By Seth Kerr
GolfWRX Staff Writer
The buzz entering the final day of the World Golf Championships-Accenture Match Play Championship was whether Rory McIlroy or Lee Westwood would be able to reach No. 1 in the world. The talk at the end of the day was all about Hunter Mahan.
Prior to today, Hunter Mahan’s most well know match play memory was flubbing a chip on the final hole at Celtic Manor to lose to Graeme McDowell, allowing Europe to win the Ryder Cup.
But Mahan helped put those memories to bed with his 2 and 1 victory over McIlroy to win the World Golf Championship-Accenture Match Play Championship.
Mahan reached the finals after beating Mark Wilson 2 and 1 in the semifinal match to set up the final match with McIlroy.
McIlroy beat rival, Westwood, 3 and 1 to give himself a chance to reach No. 1 with a victory over Mahan. Westwood took control of the match early, going 3-up after just four holes but then McIlroy came roaring back. McIlroy birdied six holes from Nos. 6-13 to not only make up the deficit but take a 3-up lead. From there, McIlroy kept control of the match, closing out Westwood on No. 17.
While the two players say all the right things, it is clear McIlroy and Westwood’s relationship has changed since McIlroy left Chubby Chandler’s stable. McIlroy wanted badly to beat Westwood, calling the match, “his finals” and failed, or could not; raise his intensity any higher for his match against Mahan.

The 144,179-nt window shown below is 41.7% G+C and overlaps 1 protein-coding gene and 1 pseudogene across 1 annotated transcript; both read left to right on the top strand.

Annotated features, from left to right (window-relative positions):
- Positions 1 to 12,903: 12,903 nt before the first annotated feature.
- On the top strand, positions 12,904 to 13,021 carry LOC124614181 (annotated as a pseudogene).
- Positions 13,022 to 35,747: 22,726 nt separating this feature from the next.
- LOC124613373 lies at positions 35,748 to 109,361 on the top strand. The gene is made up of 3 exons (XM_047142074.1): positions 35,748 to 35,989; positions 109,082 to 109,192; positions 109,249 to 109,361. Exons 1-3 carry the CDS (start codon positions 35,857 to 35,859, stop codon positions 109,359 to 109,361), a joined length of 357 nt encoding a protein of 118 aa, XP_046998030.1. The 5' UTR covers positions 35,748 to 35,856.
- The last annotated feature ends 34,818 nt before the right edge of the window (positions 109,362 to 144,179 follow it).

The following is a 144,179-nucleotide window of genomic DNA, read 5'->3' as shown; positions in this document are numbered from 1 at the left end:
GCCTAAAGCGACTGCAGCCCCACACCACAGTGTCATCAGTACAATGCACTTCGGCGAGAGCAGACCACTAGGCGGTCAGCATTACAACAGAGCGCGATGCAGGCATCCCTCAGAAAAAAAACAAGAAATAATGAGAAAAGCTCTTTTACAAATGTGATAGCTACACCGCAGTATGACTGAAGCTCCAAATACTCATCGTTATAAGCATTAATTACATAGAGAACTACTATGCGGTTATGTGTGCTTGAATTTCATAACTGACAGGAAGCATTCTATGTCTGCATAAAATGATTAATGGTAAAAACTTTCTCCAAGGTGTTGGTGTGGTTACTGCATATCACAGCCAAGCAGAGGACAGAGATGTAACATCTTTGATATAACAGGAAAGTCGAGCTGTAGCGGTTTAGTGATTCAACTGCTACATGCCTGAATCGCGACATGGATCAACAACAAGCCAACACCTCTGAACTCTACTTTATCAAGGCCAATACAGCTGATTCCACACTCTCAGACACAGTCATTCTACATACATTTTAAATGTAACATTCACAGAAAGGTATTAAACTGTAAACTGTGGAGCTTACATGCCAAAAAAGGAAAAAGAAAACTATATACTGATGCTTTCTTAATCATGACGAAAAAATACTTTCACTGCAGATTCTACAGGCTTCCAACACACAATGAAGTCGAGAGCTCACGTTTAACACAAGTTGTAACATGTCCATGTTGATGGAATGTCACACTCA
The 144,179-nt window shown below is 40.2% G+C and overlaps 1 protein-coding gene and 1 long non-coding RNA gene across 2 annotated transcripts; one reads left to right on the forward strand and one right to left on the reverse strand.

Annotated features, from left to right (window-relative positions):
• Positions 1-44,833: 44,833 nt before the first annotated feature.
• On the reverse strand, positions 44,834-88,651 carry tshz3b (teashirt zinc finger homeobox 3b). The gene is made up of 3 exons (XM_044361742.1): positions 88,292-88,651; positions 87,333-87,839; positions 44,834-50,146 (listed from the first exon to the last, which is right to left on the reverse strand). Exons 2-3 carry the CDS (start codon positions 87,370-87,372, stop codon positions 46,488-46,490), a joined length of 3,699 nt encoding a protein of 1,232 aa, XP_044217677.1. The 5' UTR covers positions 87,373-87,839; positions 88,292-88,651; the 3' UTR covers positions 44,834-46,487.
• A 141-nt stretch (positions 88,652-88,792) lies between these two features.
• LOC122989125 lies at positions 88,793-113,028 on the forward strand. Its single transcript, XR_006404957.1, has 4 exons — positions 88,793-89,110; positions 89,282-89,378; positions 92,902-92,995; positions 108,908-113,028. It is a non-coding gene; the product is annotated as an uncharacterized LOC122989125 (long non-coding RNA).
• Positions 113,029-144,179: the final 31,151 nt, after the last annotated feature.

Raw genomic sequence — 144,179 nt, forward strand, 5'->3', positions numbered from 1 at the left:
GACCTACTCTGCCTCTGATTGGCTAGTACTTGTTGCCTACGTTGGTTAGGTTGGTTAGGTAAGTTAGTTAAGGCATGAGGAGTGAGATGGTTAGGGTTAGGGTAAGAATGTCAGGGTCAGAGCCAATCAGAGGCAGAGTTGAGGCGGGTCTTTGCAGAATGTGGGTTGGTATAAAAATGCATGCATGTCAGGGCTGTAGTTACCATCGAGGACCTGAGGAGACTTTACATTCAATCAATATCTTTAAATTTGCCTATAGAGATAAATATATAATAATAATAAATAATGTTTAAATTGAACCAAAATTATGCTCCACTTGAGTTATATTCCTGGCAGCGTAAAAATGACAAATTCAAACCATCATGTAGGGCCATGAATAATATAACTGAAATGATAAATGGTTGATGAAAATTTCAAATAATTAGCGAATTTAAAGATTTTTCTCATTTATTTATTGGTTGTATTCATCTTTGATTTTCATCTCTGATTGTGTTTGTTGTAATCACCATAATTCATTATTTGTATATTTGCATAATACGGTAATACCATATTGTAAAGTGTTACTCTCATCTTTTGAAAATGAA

“I was getting myself up for that semifinal match and I knew I would have to get myself up for it again in the finals,” said McIlroy.
Mahan had no problems getting himself up after beating Mark Wilson. Mahan won the first hole and never trailed against Wilson, finally ending the match with a halve on No. 17.
Both players seemed sluggish to start the final round with both failing to take control of the match early. McIlroy had an opportunity to take the lead after No.1, but failed to make a three footer for par. Both players then birdied Nos. 2 and 3 and bogeyed No. 4.
Mahan then won three straight holes, winning Nos. 6-8 with birdie, bogey, and par.
Mahan took a 4-up lead after the tenth, and finished off McIlroy with a halve on No. 17 to win 2 and 1.
“I felt great with my game coming in,” Mahan said. “I made a putter switch to the PING Nome putter and felt great on the greens immediately. And boy, I got hot there in the middle of the week and was able to ride it out.”
While Mahan is most well known for his ball striking and play from tee to green it was his short game that carried him on the back nine.
After the victory, Mahan said, “You’re not going to hit it perfect every day. Ball striking is a strength of mine but I have to chip and putt if I want to win. And I felt like that was a strength this week and that was definitely a huge key.”
Mahan made 35 birdies on the week and becomes only the sixth player to win multiple World Golf Championships.
The next World Golf Championships event is the WGC-Cadillac Championship March 8-11 at the TPC Blue Monster course at Doral in Miami, Fla.